We are sad to record the death of Arthur Hamilton Birtles in Bangor at the age of 90. Hilton – as he was always known – grew up in Liverpool and attended Ullet Road Church, then under the thirty-year long ministry of Lawrence Redfern, whose remarkable gifts were to inspire four of his congregation to become Unitarian ministers. Hilton became a ministerial student in 1940 at Liverpool University and Unitarian College Manchester, but interrupted his studies in 1941 to become a Navigating Officer in the Royal Navy. He served in Flower Class Corvettes, initially in the Indian Ocean, where he witnessed the traumatic events which followed the torpedoing of the troopship SS Khedive Ismael, which sank in two minutes with the loss of 1,297 lives. Hilton subsequently sailed with no less than six of the Arctic Convoys taking supplies to Archangel and Murmansk, which were notorious for the dangers and hardships to all those involved. At that time, the crews were treated with hostility and suspicion by Stalin’s authorities, but after the Cold War ended, Hilton derived much joy in being invited to visit Russia with many of the survivors of those days as an honoured guest of the Russian people. At the end of the War, one of Hilton’s last tasks was to lead a boarding party of ten men and take the surrender of Hitler’s three and a half thousand ton private yacht, the Grille.
In 1945, Hilton resumed his ministerial studies, graduating with a BA (Theology) in 1949. He never forgot that this was made possible by the generosity of Sir Sydney Jones, a life-long member at Ullet Road Church. His first ministry was at Southport from 1949 – 1952. In 1952, he moved to Bristol, now accompanied by his first wife Jean, to take over the ministry of the Lewin’s Mead and Cliftonville congregations. In 1962, he moved to Birmingham with Jean and their five young children, to become minister of the Church of the Messiah in Broad Street. He remained as minister when the congregation moved to the new church near Fiveways in 1973, reverting to its original name of Unitarian New Meeting. The move to a totally different environment brought many new challenges, and Hilton successfully overcame these with determination and tact, finally retiring in 1984.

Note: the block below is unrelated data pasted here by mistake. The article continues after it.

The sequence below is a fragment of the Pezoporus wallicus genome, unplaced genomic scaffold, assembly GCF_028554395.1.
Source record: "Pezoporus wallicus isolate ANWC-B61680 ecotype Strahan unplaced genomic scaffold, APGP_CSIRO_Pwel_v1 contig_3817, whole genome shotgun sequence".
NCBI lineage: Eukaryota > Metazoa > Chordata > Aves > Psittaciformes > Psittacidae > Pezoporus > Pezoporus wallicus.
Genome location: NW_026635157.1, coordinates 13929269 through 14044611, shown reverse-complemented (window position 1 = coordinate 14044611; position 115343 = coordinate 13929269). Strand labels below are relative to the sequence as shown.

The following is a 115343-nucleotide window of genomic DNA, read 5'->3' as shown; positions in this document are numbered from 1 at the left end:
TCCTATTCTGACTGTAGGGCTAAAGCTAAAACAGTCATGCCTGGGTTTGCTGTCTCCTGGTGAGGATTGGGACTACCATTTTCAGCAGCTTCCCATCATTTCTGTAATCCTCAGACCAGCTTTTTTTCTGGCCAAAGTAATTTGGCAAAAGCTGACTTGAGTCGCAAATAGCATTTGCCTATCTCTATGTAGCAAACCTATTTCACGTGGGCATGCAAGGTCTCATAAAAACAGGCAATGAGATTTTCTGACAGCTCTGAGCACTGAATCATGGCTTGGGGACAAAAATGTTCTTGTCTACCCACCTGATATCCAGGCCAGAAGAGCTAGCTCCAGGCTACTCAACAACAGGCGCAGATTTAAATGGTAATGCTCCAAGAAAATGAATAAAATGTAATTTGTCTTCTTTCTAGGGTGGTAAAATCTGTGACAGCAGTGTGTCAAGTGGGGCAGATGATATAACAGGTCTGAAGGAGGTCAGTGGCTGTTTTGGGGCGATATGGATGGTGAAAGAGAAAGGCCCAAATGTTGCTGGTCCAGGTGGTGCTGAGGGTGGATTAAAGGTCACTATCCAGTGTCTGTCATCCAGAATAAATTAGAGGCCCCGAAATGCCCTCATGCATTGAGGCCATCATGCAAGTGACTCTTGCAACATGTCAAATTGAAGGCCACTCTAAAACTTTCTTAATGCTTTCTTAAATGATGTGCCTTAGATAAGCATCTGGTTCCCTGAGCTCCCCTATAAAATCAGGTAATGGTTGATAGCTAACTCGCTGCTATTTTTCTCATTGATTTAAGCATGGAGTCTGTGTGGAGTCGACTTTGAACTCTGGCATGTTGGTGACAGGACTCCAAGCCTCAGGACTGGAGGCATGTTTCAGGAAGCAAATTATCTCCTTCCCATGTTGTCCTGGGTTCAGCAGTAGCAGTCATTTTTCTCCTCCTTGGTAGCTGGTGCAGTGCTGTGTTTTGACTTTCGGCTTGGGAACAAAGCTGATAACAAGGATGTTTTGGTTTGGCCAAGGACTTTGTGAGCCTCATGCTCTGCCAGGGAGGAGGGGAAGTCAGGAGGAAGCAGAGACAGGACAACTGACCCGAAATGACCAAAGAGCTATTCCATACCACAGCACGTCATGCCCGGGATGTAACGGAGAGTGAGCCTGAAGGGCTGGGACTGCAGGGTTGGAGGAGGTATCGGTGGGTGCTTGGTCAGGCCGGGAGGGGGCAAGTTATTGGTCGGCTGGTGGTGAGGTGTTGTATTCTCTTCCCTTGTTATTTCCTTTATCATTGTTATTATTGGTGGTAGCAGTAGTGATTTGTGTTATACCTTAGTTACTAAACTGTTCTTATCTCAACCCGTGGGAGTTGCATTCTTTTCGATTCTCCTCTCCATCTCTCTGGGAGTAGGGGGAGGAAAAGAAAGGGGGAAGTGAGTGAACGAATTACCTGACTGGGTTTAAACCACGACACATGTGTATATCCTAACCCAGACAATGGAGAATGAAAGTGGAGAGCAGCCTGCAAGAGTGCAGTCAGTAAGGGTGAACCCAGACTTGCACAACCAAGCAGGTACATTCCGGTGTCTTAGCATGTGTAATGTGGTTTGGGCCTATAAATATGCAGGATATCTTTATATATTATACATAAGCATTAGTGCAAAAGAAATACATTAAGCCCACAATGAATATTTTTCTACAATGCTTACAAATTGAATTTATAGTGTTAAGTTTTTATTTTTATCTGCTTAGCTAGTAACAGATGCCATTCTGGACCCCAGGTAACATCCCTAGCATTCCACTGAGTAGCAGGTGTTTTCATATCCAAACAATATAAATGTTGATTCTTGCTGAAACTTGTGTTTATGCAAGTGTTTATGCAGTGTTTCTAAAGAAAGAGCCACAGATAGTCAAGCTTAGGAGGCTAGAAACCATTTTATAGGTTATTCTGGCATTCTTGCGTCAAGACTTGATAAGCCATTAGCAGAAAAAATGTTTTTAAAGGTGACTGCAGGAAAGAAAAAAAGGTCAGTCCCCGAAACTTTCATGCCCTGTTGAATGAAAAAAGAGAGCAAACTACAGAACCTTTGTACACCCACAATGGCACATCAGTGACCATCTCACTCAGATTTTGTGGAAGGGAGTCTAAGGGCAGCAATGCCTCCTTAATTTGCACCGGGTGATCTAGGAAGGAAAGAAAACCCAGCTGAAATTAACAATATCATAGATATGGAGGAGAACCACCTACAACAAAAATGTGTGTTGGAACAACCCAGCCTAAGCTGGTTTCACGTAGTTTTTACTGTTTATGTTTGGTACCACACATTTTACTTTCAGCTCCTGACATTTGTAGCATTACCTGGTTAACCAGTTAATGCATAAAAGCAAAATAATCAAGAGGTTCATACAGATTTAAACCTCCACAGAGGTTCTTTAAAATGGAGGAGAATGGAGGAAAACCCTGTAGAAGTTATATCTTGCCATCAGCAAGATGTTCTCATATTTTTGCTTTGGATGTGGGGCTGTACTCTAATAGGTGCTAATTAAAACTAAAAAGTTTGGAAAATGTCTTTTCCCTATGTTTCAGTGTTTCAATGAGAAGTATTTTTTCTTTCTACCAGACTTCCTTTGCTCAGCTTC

It was after the move to Birmingham that tragedy struck the family, when Jean died unexpectedly after an operation, leaving Hilton with five young children to bring up. Members of the congregation rallied round generously to help and support him, and the situation was further eased when Hilton married his second wife, Eileen. Sadly, after their retirement to Colwall in Herefordshire, Eileen contracted Parkinson’s Disease, and Hilton dedicated himself to the task of nursing her during her final years.
Hilton also rendered signal service to the wider Unitarian cause. For many years, he was Secretary of both the Ministers’ Pension Fund and of the Ministers’ Benevolent Society. He served as President of the then Midland Union in 1966-67, and President of the General Assembly in 1979-80. Both he and Eileen were also magistrates on the Birmingham Bench for many years.
But what above all else earned him the love and respect of his congregations was his ability to make attendance on a Sunday morningan eagerly anticipated event, when the scholarship and sensitivity of his sermons with their sense of poetry and message of love brought fresh inspiration and hope to his hearers. He was truly a ‘gentil parfit knyght’.